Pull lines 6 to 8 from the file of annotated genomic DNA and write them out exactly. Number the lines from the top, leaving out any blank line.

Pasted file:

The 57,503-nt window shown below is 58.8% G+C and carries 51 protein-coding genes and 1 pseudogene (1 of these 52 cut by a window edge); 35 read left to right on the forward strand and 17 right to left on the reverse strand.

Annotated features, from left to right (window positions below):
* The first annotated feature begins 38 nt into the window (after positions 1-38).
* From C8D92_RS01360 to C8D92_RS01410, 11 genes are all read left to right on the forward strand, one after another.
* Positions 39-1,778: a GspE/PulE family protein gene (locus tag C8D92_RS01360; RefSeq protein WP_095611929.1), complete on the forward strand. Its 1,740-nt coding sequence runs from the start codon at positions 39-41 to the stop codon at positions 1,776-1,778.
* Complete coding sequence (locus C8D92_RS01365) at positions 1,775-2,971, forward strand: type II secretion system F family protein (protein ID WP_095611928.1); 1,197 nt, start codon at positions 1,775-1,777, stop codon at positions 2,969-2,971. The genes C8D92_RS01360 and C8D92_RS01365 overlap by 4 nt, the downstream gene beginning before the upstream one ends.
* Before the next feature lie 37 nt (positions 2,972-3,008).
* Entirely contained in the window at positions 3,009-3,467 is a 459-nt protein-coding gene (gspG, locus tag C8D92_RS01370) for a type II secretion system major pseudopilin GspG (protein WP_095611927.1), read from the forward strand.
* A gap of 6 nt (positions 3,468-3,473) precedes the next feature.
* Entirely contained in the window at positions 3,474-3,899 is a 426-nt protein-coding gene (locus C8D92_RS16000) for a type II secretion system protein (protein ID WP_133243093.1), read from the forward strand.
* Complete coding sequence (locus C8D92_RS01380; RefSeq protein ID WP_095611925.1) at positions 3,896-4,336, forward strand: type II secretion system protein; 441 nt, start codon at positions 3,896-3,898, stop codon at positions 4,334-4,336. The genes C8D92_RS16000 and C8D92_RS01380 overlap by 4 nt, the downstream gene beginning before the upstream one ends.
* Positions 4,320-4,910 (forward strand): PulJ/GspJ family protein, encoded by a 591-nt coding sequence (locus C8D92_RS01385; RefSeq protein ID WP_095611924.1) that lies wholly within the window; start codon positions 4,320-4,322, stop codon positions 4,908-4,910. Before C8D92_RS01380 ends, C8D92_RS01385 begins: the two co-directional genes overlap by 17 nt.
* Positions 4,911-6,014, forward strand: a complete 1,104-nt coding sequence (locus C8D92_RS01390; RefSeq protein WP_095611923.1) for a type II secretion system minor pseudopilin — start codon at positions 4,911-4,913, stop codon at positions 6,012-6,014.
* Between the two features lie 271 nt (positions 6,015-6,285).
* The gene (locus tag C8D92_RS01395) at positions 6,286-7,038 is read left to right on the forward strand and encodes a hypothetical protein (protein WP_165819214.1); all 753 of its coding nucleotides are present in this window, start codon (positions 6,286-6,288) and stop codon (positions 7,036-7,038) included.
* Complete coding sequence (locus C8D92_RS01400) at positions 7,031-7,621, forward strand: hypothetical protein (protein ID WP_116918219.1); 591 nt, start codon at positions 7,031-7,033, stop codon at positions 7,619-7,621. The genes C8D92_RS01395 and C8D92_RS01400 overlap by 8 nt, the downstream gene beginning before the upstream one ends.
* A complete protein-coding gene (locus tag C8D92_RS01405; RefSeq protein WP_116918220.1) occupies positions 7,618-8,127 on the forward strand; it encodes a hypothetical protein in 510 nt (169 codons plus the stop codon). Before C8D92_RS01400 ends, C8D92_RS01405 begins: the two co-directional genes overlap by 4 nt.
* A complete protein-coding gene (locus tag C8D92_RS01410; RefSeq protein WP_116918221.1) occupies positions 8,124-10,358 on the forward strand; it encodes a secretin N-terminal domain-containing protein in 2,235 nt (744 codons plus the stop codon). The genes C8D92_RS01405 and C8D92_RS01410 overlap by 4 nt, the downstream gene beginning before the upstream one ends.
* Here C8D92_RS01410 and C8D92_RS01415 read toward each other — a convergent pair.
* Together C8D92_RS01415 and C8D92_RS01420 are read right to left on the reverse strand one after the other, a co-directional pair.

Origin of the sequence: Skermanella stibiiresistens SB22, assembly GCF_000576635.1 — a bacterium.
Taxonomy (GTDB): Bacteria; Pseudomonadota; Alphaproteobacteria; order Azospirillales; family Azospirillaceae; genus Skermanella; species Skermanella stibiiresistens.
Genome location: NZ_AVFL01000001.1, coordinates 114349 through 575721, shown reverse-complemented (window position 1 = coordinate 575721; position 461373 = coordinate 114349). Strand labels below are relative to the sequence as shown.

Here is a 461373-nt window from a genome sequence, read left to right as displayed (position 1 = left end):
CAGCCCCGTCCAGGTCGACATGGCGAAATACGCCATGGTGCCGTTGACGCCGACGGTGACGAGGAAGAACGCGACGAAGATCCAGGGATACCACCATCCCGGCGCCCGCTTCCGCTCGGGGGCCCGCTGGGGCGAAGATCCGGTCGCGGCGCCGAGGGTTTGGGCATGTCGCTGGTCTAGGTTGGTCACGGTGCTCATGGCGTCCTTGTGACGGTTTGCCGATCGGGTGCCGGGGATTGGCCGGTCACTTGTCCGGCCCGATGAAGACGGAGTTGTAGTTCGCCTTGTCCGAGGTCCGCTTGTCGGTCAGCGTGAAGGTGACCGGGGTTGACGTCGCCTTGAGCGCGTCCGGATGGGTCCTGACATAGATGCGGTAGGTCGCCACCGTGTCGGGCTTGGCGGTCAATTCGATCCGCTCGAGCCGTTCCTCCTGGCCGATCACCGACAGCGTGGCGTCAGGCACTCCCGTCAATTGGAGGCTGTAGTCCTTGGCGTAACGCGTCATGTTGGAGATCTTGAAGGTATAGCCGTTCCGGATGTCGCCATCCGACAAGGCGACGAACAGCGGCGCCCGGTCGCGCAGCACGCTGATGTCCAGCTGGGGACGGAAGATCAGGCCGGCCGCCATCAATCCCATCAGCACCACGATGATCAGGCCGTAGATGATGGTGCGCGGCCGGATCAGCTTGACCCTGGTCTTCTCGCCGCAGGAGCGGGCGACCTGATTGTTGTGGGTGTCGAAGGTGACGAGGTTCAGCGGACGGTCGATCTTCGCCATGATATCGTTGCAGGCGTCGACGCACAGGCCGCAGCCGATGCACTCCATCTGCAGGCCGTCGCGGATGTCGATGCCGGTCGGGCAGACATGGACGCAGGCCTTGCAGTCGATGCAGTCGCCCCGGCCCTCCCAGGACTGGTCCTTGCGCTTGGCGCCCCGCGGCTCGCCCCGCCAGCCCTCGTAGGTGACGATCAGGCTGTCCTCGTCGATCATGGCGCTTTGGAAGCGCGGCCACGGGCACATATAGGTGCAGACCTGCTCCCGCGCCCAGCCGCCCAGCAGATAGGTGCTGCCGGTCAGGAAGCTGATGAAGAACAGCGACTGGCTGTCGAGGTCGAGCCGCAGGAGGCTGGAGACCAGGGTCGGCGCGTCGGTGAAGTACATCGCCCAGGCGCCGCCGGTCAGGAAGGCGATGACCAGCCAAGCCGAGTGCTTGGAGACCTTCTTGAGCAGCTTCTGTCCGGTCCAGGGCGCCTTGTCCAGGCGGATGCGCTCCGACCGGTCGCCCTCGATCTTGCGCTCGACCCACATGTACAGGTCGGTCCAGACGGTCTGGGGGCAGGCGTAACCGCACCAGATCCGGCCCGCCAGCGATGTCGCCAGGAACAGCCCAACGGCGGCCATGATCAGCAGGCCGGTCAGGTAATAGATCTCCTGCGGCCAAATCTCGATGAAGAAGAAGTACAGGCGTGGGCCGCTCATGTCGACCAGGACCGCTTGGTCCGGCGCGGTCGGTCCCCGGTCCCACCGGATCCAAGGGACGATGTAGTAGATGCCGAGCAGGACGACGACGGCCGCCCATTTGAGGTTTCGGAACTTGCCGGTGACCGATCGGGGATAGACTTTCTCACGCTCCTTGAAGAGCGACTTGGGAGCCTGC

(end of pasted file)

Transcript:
* Complete coding sequence (locus C8D92_RS01365) at positions 1,775-2,971, forward strand: type II secretion system F family protein (protein ID WP_095611928.1); 1,197 nt, start codon at positions 1,775-1,777, stop codon at positions 2,969-2,971. The genes C8D92_RS01360 and C8D92_RS01365 overlap by 4 nt, the downstream gene beginning before the upstream one ends.
* Before the next feature lie 37 nt (positions 2,972-3,008).
* Entirely contained in the window at positions 3,009-3,467 is a 459-nt protein-coding gene (gspG, locus tag C8D92_RS01370) for a type II secretion system major pseudopilin GspG (protein WP_095611927.1), read from the forward strand.